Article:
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5 ways local leaders can use the Racial Wealth Equity Database

The large wealth gap between Black and White families in America has persisted for generations—and mayors are determined to find ways to finally address it.

In the most recent Menino Survey of Mayors, 67 percent of mayors said they are worried about the racial wealth gap in their cities. Of those mayors, overwhelming majorities support targeted programs to help Black and Latino residents build businesses and increase homeownership.

When city leaders get down to designing new policies and programs, however, they quickly discover a problem. The data they need to inform their efforts—local-level data on assets, homeownership, and more—can be difficult to find broken down by race.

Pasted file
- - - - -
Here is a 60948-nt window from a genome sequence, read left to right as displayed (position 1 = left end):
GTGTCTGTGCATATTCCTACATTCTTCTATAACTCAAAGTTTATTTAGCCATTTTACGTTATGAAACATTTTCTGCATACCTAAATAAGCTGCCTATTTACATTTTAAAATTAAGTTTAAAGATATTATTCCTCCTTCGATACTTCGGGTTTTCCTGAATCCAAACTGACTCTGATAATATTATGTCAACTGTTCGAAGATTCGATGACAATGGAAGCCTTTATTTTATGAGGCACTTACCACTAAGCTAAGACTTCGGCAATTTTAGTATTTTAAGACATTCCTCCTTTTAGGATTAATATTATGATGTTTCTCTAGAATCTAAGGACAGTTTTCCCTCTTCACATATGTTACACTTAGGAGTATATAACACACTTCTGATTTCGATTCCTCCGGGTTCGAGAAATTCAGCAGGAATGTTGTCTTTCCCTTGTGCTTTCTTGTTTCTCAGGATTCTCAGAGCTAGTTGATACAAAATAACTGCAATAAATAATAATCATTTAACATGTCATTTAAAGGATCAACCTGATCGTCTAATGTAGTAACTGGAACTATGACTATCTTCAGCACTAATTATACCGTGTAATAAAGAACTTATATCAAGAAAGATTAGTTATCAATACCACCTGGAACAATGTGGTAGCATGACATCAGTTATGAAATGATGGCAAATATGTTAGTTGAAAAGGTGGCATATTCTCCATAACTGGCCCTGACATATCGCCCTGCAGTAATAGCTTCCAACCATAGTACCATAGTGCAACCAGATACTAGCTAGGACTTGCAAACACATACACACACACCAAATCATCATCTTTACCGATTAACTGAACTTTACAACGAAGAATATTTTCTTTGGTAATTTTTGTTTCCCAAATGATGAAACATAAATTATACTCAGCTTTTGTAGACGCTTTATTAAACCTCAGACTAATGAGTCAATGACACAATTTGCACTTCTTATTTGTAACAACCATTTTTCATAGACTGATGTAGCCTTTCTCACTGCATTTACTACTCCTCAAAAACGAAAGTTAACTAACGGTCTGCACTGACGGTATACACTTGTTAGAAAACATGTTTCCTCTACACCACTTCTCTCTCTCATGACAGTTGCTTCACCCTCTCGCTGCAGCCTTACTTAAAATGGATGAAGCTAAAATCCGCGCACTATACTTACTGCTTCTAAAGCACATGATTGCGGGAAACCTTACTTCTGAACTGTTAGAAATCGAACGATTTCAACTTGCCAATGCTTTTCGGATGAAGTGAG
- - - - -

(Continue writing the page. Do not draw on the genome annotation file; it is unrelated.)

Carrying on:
That’s why Bloomberg Philanthropies’ Greenwood Initiative launched the Black Wealth Data Center, a new go-to resource for this critical information, in September. The platform features a new Racial Wealth Equity Database and gives local leaders, among other users, free and easy access to data they need to design new solutions aimed at addressing the wealth divide.

“Local leaders need high-quality data disaggregated by race to inform the design of equitable programs and policies,” says Garnesha Ezediaro, who leads Bloomberg Philanthropies’ Greenwood Initiative. “This new platform aims to ease accessibility to race-based data and empower evidence-based decision making amongst leaders developing racial wealth equity initiatives.”

Continue reading at the Bloomberg Cities Network